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JQP

State of the art game AI in 2012?

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I was wondering if anyone was willing to chat with a non-coder a bit about the state of the art in AI. What kinds of things can AI do nowadays? What are some of the most interesting games these days in terms of AI, and how so? Articles or site links welcome.

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What kind of AI are you talking about here? The term is notoriously overloaded and means a lot of different things to different people. What AI programmers consider "AI" is not at all what Joe Sixpack who just saw Bicentennial Man considers "AI".

"Interesting" is also a point of view. There are some [i]interesting[/i] developments in games like Go, where AI is still very primitive compared to even novice players; and there are other [i]interesting[/i] things going on where games like Checkers are completely solved for all possible games; and still more [i]interesting[/i] things in the middle ground where people work on stuff like sports AIs and whatever else.


In short: can you narrow down the question a bit? :-)

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Not game AI per se but this was kinda interesting:

[URL="http://www.guardian.co.uk/technology/2012/apr/01/ai-artificial-intelligence-robots-sautoy"]AI robot: how machine intelligence is evolving[/URL]

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[quote name='ApochPiQ' timestamp='1339547127' post='4948675']
There are some interesting developments in games like Go, where AI is still very primitive compared to even novice players; and there are other interesting things going on where games like Checkers are completely solved for all possible games [...]
[/quote]

Sorry to nitpick, but go programs are at the level of very strong amateurs (see [url="http://dcook.org/gobet/"]http://dcook.org/gobet/[/url]), and checkers has not been solved for all possible games, but has only been weakly solved (which means we know the value of the root under perfect play (draw)).

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In the commercial games these days the most advanced things seem to be Behaviour Trees and planing systems (GOAP or some variation).
When I say advanced I don't really mean the newest discoveries. For example planning systems go as back as 1971(STRIPS), and even earlier.
There is a lot of difference in the purpose between Game AI and Academic AI. If you are interested in the above subjects, as mentioned before, aigamedev is a really good place to start reading.

For bots in shooters I remember liking what they did with killzone's AI:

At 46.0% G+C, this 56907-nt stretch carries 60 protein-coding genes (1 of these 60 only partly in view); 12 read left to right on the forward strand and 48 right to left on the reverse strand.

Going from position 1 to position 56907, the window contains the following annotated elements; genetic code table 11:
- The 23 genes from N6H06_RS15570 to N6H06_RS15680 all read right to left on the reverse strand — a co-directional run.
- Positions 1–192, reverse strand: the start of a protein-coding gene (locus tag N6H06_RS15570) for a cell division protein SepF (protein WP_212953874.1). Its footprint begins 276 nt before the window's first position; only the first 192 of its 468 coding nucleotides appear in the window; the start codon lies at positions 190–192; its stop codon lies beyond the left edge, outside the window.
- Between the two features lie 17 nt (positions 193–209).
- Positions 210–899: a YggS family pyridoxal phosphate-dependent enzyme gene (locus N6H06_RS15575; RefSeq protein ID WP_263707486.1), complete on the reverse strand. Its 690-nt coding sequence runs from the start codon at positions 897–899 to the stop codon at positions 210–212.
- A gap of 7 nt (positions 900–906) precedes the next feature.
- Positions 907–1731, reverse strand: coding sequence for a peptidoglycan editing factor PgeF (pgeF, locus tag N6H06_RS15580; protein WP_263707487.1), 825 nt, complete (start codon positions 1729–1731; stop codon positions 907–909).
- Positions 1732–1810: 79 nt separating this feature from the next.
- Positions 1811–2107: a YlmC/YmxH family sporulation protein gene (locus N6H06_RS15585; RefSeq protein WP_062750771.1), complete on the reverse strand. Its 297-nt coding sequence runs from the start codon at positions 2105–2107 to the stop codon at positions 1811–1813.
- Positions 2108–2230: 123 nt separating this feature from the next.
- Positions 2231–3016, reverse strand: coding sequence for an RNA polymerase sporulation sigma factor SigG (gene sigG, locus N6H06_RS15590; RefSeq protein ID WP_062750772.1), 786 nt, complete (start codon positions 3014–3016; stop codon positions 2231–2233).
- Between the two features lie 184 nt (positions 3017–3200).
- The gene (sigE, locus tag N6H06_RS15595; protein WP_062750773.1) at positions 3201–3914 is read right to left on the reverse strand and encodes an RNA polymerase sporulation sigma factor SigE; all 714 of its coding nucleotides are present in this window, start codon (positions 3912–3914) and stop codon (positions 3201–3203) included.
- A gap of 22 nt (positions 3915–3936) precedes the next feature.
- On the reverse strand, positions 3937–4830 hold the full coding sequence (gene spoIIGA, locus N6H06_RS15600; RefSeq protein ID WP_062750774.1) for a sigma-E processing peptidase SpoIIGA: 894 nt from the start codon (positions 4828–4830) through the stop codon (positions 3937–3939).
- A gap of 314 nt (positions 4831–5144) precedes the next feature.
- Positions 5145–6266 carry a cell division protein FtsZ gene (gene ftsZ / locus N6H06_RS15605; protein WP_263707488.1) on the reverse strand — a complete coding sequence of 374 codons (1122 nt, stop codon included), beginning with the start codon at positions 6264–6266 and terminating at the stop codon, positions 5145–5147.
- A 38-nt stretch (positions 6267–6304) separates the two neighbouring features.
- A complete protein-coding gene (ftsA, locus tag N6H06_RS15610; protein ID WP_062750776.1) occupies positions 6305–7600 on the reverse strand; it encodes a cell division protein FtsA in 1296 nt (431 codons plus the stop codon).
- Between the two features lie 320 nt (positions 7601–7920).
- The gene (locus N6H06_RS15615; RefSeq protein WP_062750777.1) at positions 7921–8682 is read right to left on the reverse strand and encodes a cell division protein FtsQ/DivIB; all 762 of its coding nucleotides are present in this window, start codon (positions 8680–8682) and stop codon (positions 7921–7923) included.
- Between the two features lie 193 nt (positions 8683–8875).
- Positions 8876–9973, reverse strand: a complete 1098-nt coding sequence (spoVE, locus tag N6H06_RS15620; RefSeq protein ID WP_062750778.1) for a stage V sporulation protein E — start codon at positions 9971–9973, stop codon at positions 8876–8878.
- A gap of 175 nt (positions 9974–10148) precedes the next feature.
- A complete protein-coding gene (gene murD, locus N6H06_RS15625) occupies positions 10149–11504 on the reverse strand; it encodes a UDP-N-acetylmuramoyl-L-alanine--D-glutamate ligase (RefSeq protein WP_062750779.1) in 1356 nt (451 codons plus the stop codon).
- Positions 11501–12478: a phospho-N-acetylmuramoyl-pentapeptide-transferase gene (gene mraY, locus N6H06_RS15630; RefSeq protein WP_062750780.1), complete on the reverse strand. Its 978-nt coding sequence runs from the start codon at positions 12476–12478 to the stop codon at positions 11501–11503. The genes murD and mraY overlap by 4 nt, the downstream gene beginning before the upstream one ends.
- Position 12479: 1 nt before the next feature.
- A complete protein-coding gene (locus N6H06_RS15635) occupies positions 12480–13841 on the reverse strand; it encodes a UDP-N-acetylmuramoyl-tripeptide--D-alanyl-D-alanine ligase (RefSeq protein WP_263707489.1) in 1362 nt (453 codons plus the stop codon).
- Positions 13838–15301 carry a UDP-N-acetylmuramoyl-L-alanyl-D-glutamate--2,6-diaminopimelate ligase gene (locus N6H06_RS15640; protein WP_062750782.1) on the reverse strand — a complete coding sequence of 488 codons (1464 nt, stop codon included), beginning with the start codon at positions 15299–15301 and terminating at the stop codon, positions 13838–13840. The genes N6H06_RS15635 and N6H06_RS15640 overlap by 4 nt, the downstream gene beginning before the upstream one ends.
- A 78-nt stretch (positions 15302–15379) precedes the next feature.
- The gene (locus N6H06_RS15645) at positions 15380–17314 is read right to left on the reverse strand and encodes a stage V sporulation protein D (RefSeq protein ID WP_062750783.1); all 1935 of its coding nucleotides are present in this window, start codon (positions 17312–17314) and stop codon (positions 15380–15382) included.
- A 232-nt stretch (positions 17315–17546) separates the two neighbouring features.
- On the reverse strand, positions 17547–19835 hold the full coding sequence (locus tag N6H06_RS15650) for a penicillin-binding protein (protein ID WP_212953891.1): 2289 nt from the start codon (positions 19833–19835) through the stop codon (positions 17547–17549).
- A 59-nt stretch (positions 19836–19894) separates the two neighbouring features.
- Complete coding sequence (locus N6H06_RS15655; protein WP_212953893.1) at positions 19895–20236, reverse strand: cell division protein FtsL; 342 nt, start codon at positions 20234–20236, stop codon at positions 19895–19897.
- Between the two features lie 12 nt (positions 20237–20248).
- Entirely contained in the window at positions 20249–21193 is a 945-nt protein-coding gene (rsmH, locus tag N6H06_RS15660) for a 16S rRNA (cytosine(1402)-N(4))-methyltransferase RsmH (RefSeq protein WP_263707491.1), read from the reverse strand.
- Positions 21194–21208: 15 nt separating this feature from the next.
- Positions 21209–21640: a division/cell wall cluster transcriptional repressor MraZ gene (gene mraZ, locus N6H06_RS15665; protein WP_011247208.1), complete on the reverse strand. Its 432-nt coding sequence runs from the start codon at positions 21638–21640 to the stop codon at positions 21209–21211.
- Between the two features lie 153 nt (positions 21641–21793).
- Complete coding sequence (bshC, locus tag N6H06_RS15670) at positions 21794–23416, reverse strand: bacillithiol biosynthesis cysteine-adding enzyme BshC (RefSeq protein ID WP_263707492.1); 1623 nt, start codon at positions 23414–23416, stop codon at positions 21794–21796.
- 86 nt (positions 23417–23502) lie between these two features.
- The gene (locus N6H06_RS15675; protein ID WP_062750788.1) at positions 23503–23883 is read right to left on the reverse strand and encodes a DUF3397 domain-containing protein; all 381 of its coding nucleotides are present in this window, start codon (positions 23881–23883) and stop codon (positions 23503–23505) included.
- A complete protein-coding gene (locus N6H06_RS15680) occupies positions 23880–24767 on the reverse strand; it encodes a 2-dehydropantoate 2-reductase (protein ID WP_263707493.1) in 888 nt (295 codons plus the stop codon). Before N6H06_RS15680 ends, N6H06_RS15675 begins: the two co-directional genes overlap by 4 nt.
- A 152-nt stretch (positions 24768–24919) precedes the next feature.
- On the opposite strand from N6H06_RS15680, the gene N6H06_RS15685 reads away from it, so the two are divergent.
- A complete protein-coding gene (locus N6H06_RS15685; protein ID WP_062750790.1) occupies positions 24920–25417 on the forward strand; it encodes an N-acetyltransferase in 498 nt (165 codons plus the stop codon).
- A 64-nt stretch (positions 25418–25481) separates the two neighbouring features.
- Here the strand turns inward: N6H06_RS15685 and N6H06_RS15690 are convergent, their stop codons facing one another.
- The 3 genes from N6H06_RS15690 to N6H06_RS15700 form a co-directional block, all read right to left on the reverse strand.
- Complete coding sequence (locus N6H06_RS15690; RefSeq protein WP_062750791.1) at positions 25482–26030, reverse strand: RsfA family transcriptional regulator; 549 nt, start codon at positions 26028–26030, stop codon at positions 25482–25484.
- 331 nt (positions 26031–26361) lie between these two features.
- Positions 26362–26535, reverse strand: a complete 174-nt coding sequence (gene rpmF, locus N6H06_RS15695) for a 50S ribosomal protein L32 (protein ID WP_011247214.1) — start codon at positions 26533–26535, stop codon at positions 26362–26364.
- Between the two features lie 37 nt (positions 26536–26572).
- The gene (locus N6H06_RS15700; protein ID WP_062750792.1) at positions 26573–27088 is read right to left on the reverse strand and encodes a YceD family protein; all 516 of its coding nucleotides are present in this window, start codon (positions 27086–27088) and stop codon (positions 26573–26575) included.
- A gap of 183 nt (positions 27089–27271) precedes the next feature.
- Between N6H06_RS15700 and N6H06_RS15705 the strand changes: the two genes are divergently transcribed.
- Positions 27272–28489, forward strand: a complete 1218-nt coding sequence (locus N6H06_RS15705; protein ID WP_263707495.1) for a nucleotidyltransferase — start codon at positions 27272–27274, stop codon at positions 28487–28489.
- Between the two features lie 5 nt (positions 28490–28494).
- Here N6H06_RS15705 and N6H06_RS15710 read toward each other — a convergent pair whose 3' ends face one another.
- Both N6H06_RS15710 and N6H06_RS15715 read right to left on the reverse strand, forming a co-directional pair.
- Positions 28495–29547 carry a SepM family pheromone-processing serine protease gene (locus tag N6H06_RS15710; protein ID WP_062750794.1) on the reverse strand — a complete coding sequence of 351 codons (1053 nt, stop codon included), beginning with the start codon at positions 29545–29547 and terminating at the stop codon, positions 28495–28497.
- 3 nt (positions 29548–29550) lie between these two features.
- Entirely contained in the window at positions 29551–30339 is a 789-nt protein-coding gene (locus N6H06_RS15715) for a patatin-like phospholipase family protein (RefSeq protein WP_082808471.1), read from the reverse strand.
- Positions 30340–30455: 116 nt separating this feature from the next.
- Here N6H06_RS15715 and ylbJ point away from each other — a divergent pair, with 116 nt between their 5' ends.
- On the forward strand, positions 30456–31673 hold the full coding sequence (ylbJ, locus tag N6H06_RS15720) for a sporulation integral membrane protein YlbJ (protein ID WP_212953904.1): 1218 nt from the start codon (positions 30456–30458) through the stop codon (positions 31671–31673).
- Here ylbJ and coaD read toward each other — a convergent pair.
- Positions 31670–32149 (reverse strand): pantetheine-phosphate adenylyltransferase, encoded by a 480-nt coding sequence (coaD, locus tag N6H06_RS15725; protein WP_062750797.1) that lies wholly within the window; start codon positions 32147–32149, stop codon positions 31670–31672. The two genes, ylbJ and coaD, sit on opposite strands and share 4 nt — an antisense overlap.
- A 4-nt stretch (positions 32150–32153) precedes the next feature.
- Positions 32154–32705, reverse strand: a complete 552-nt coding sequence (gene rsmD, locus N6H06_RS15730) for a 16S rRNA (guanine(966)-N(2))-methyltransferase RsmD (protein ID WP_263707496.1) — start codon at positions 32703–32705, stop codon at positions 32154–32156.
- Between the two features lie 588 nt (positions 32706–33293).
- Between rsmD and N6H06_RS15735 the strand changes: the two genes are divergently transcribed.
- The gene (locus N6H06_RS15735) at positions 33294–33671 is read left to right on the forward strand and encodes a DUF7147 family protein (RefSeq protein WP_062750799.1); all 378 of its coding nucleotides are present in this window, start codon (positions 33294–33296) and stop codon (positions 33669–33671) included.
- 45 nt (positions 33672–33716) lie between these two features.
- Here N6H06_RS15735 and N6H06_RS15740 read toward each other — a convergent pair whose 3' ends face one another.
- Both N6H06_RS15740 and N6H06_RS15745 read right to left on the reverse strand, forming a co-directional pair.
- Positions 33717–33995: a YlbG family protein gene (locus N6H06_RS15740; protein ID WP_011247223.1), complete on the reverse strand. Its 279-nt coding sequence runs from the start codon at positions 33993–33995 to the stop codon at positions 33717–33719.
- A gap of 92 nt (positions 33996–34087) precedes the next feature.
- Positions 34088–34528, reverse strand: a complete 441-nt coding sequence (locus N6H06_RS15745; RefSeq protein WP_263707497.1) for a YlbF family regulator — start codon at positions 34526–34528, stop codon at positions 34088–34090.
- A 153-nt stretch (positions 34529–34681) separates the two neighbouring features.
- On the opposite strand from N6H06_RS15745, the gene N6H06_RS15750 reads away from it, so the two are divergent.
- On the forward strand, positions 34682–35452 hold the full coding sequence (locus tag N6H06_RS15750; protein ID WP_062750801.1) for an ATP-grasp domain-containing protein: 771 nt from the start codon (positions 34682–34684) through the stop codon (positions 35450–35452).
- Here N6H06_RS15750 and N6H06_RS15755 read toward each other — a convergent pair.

[url="http://www.cgf-ai.com/docs/straatman_remco_killzone_ai.pdf"]http://www.cgf-ai.co...killzone_ai.pdf[/url]

In call of duty and the likes most of it is scripted and not really interesting or special. Edited by clickalot

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The state of the art is IBMs Watson. Nothing else comes close to it's achievements.

Second to that is Microsoft Kinect. It detects people and estimates poses in real time, even against cluttered backgrounds. Very artificially intelligent.

Most of the best AI is in things you don't notice... Path estimation to reduce the appearance of lag, algorithms to ensure realistic poses and animations, navigation algorithms, etc...

Most video game NPCs use scripted behavior or simple hard coded behaviors. You will find the most interesting AI where a machine needs to interface with reality, but at that point it tends to become very transparent.

Some UAVs have pretty slick AI for target tracking and line-of-sight planning. Googles self driving car is another example.





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[quote name='willh' timestamp='1339861762' post='4949815']
The state of the art is IBMs Watson. Nothing else comes close to it's achievements.

Second to that is Microsoft Kinect. It detects people and estimates poses in real time, even against cluttered backgrounds. Very artificially intelligent.

Most of the best AI is in things you don't notice... Path estimation to reduce the appearance of lag, algorithms to ensure realistic poses and animations, navigation algorithms, etc...

Most video game NPCs use scripted behavior or simple hard coded behaviors. You will find the most interesting AI where a machine needs to interface with reality, but at that point it tends to become very transparent.

Some UAVs have pretty slick AI for target tracking and line-of-sight planning. Googles self driving car is another example.
[/quote]
I assume this is what ApochPiQ was referring to when he described the term AI as overloaded. IMHO, most of the examples you give are not intelligence at all, rather, they are heuristic or algorithmic solutions to problems. Personally, I would prefer to reserve the term intelligence for solvers, not solutions. I think this is really where the divide between academic and industrial/practical AI is most noticeable. Most research and development tends to focus on solvers, or at least generalized solutions.

I can't disagree with you about the state of game AI. There are some exceptions, but most games seem to prioritize predictable fun over emergent behavior.

That being said, the things that most games do with AI and the things that games[i] could[/i] do with AI are very different.

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